Home Is In Your Art

by Tom Swift

I’m writing an essay on the topic of Home. I have an idea of where this might go — I have some anchor details and a vignette that most certainly will be a hook here — but in the beginning stages of an essay it’s fun to shoot at a topic from all sorts of angles. To read. To explore. To see what comes up when you write things down.

At this point, it’s best if I dwell more in questions than answers.

I don’t like the term brainstorming so much. I do believe in asking yourself good questions and sifting through, as best you can, the responses you get. A good bit may be rubbish but every so often you find a ruby.

What does home mean to me?

Home is a place to set your things. It’s where your stuff is.[1]

One way to look at life, it seems to me, is that it is a search for home. To make a home and be at home in the world. Home in all its elements — the physical structure, the items and appliances, the people and creatures in it, around it, a part of it, visitors to it. The aspects of like that sustain and create your home.

The history of for your home.

I’m someone who loves history but for me I need a connection, a reason, to delve into the past of a place. The history of one’s home — it seems important to know something about that inherent connection.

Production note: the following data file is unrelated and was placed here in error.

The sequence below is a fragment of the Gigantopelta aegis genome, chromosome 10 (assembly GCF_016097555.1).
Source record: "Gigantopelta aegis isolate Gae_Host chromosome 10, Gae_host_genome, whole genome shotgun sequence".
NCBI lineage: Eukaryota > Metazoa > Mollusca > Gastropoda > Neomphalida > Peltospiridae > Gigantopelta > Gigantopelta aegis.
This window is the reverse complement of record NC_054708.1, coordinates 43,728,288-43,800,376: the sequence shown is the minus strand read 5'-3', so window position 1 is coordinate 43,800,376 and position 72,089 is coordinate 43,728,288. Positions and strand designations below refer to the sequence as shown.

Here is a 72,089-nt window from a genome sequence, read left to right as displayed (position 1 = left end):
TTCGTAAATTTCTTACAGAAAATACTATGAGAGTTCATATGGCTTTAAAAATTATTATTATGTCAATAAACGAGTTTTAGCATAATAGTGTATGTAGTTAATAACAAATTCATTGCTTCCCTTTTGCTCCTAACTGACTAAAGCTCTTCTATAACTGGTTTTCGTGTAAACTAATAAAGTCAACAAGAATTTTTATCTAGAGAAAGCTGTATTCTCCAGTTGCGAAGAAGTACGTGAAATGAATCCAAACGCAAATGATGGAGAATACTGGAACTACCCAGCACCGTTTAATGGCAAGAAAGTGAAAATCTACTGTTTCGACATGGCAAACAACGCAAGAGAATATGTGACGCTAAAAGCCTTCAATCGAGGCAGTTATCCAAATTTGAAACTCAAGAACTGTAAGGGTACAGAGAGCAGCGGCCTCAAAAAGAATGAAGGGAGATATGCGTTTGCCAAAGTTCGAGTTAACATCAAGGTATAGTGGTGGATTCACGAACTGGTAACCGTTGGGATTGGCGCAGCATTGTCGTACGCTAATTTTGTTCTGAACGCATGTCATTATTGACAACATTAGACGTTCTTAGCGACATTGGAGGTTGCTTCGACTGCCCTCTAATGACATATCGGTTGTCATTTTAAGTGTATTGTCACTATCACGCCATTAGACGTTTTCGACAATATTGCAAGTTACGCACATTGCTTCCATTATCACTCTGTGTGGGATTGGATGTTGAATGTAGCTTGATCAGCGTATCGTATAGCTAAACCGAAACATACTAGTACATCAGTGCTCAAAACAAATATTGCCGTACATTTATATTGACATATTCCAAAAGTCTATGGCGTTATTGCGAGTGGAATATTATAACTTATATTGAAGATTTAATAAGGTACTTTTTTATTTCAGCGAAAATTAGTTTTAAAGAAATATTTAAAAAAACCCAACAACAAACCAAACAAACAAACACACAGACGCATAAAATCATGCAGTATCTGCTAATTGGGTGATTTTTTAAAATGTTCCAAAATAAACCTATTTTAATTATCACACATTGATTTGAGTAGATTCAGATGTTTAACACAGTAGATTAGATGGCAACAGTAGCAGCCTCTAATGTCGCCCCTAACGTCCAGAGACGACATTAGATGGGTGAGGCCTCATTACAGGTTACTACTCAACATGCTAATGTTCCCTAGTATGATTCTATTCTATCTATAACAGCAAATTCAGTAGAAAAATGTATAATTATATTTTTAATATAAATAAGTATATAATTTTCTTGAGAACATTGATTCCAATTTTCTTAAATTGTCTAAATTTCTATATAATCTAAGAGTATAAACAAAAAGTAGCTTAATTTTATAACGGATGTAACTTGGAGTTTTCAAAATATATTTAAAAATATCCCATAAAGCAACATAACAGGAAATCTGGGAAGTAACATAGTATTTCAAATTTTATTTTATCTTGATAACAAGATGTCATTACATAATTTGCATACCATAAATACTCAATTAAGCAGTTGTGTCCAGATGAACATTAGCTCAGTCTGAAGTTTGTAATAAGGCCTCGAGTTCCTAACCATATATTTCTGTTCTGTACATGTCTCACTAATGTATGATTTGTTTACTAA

I have always liked the Phil Collins song “Take Me Home.”[2]

Some people stay in the same place their whole lives. I admire them. I have not been such a person.

I wonder if it’s healthy to remain in the same place your whole life. I once heard one of my old neighbors remark to another old neighbor, one who had stayed in the same house for decades, well past the point at which her adult children had moved out, that it was not good for the soul to stay in one place so long. Probably, this, like most things, is individual. Some people stay because they are afraid to leave or, for whatever reason, cannot. Others stay because they just know there is no better place in the world for them.